On Wednesday, the Supreme Court (SC), in dealing with the three petitions filed against the purchase of 36 Rafale fighters from France, asked for details of the government decision-making that scuttled an ongoing procurement of 126 Rafale fighters and replaced that with the purchase of 36 Rafales from French vendor, Dassault.
The SC has asked for the details to be submitted in three separate sealed covers on or before October 29. The matter will next be heard on October 31.
The apex court made it clear that it will not examine the technical and commercial aspects of the purchase – that is to say, the suitability of the Rafale or the price at which it was bought. All that the judges will scrutinise is “the details of the steps in the decision-making process leading to the award of the order for the defence equipment in question, i.e., Rafale jet fighters (36 in number).”
Effectively, the apex court will establish whether, in going in for an Inter-Governmental Agreement (IGA) with France, the government met the conditions and procedures stipulated in the Defence Procurement Procedure of 2016 (DPP-2016).
DPP-2016 governs the procurement of 36 Rafales, while the aborted procurement of 126 medium multi-role combat aircraft was being pursued under an earlier procedure, i.e., DPP-2006.
The conditions in which the government can process a deal through an IGA are detailed in Paragraphs 104-105 of DPP-2016. Paragraph 106 stipulates the conditions for “procurement on strategic considerations”.
Paragraph 104 notes: “There may be occasions when procurements would have to be done from friendly foreign countries, which may be necessitated due to geo-strategic advantages that are likely to accrue to our country.
Such procurements… would be based on mutually agreed provisions between the governments of both the countries.”
This paragraph then describes three contingencies when an IGA can be resorted to. The first is when India’s military identifies “equipment of proven technology and capabilities… (while) participating in joint international exercises.” This is not the case with the Rafale procurement, which was already being pursued under a global tender.
The second contingency is “where a very large value weapon system/platform, which was in service in a friendly foreign country, is available for transfer or sale.” This clause does not apply to the Rafale either, since it stipulates that the purchase “would normally be at a much lesser cost than the cost of the original platform/weapon system, mainly due to its present condition.” This condition applies for situations like India’s purchase of INS Vikramaditya from Russia.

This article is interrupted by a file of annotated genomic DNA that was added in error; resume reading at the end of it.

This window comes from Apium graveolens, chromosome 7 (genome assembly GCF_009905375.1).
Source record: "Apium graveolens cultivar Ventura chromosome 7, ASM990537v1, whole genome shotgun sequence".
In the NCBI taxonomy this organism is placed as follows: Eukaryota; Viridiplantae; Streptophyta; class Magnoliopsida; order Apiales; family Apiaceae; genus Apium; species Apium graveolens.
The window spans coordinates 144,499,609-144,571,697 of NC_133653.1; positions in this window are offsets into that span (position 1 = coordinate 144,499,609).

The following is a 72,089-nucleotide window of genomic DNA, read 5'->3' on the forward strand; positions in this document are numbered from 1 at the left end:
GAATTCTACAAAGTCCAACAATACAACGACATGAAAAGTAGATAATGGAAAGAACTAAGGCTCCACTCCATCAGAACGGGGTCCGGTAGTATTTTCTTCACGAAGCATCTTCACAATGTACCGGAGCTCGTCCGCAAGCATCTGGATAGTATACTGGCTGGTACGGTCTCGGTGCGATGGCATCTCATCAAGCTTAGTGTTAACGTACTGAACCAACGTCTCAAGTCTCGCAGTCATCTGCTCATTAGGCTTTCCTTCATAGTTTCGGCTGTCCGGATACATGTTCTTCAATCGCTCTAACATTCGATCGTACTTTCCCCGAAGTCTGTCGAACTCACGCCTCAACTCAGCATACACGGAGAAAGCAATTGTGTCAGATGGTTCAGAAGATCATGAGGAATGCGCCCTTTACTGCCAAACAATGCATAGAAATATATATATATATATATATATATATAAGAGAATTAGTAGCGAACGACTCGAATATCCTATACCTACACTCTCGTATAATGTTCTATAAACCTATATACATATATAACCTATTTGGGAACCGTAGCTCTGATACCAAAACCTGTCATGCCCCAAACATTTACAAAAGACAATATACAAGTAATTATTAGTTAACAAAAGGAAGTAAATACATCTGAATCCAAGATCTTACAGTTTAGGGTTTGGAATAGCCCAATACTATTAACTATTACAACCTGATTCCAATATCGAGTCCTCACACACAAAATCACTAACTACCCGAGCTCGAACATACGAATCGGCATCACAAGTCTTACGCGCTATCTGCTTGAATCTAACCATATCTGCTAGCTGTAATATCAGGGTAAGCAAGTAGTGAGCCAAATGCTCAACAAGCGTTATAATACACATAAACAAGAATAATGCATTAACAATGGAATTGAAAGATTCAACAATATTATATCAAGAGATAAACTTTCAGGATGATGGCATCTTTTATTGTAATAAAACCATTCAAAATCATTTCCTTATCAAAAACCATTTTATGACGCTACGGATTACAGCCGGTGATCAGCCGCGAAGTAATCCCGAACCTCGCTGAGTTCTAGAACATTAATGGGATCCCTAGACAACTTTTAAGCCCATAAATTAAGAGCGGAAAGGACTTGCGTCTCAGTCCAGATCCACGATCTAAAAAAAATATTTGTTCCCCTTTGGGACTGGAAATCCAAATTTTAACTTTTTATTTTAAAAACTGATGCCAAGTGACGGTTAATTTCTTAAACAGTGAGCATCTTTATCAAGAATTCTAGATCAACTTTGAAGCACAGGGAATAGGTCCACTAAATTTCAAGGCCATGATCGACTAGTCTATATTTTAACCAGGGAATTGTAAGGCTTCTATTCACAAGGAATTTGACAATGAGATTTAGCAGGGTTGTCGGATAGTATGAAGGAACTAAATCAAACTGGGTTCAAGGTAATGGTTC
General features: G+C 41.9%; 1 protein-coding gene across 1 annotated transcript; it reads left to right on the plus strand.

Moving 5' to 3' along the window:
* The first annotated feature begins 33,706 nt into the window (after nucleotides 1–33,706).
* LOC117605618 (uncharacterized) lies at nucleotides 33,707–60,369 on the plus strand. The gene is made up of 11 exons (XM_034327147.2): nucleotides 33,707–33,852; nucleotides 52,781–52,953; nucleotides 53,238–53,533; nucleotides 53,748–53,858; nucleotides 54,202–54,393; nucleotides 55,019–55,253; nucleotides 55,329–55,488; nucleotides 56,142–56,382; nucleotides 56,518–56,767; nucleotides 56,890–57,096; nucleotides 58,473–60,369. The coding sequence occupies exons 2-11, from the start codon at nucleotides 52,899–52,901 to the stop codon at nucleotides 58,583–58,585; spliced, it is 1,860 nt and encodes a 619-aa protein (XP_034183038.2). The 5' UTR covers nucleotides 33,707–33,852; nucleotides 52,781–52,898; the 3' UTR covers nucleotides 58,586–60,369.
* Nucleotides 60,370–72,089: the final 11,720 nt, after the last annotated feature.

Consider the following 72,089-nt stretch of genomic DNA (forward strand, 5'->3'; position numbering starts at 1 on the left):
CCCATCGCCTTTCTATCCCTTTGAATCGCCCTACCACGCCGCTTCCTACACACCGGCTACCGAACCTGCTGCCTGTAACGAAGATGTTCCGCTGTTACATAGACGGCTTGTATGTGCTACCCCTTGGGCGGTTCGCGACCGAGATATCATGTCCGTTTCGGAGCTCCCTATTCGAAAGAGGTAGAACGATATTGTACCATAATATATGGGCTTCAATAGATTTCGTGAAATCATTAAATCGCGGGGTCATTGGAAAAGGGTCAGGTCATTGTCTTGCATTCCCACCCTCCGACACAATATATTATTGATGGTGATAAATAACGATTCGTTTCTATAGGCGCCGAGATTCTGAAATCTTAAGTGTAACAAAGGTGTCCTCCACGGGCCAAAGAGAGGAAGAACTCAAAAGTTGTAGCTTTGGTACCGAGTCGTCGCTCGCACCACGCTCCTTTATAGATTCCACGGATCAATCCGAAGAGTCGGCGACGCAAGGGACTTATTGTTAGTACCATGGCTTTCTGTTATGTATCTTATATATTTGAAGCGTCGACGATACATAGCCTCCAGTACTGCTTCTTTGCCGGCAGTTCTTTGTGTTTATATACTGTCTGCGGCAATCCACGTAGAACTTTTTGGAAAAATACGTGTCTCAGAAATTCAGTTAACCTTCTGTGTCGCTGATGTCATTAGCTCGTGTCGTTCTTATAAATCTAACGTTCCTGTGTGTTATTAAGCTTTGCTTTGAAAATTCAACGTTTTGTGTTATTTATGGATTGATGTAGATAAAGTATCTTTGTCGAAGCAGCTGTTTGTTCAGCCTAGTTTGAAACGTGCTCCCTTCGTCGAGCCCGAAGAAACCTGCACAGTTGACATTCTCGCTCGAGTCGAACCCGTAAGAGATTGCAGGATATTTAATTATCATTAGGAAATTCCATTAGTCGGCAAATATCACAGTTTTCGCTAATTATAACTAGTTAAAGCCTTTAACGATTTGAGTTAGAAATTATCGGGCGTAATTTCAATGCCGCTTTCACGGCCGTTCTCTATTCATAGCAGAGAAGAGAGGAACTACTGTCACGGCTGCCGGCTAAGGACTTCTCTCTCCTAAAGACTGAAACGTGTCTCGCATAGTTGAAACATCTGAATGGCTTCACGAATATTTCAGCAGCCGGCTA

The third contingency relates to the purchase of “a specific state-of-the-art equipment/platform, however, the government of the original equipment manufacturer’s (OEM’s) country might have imposed restrictions on its sale and thus the equipment cannot be evaluated” in the kind of user trials that India demands. This condition does not apply to the Rafale either, which was extensively tested and evaluated in user trials by the Indian Air Force.
Paragraph 105 of DPP-2016 caters for an IGA that would bind the OEM’s government to ensure “product support over a long period of time” and to “provide for the assistance of the foreign government in case the contract(s) runs into unforeseen problems”.
Paragraph 106 provides for “procurement on strategic considerations”, where “major diplomatic, political, economic, technological or military benefits deriving from a particular procurement may be the principal factor determining the choice of a specific platform or equipment on a single vendor basis.”
This also provides for buying equipment from an OEM who is “not necessarily the lowest bidder (L-1).”
“Decisions on all such acquisitions would be taken by the Cabinet Committee on Security (CCS) on the recommendations of the Defence Procurement Board (DPB),” says DPP-2016.
One analyst says the government could use Paragraph 106 to justify the 36 Rafale procurement on the grounds of French willingness to equip them with nuclear weapons delivery ability. However, the DPB note and the CCS note would have to support such a contention. SC SEEKS DETAILS
- The SC has asked for details of the decision-making process in the Rafale deal with France to be submitted in three separate sealed covers on or before October 29
- The apex court made it clear that it would not examine the technical and commercial aspects of the purchase
- All that the judges will scrutinise is: 'the details of the steps in the decision-making process leading to the award of the order for the defence equipment in question'
- The conditions in which the govt can process a deal through an Inter-Governmental Agreement is detailed in Paragraphs 104-105 of Defence Procurement Procedure of 2016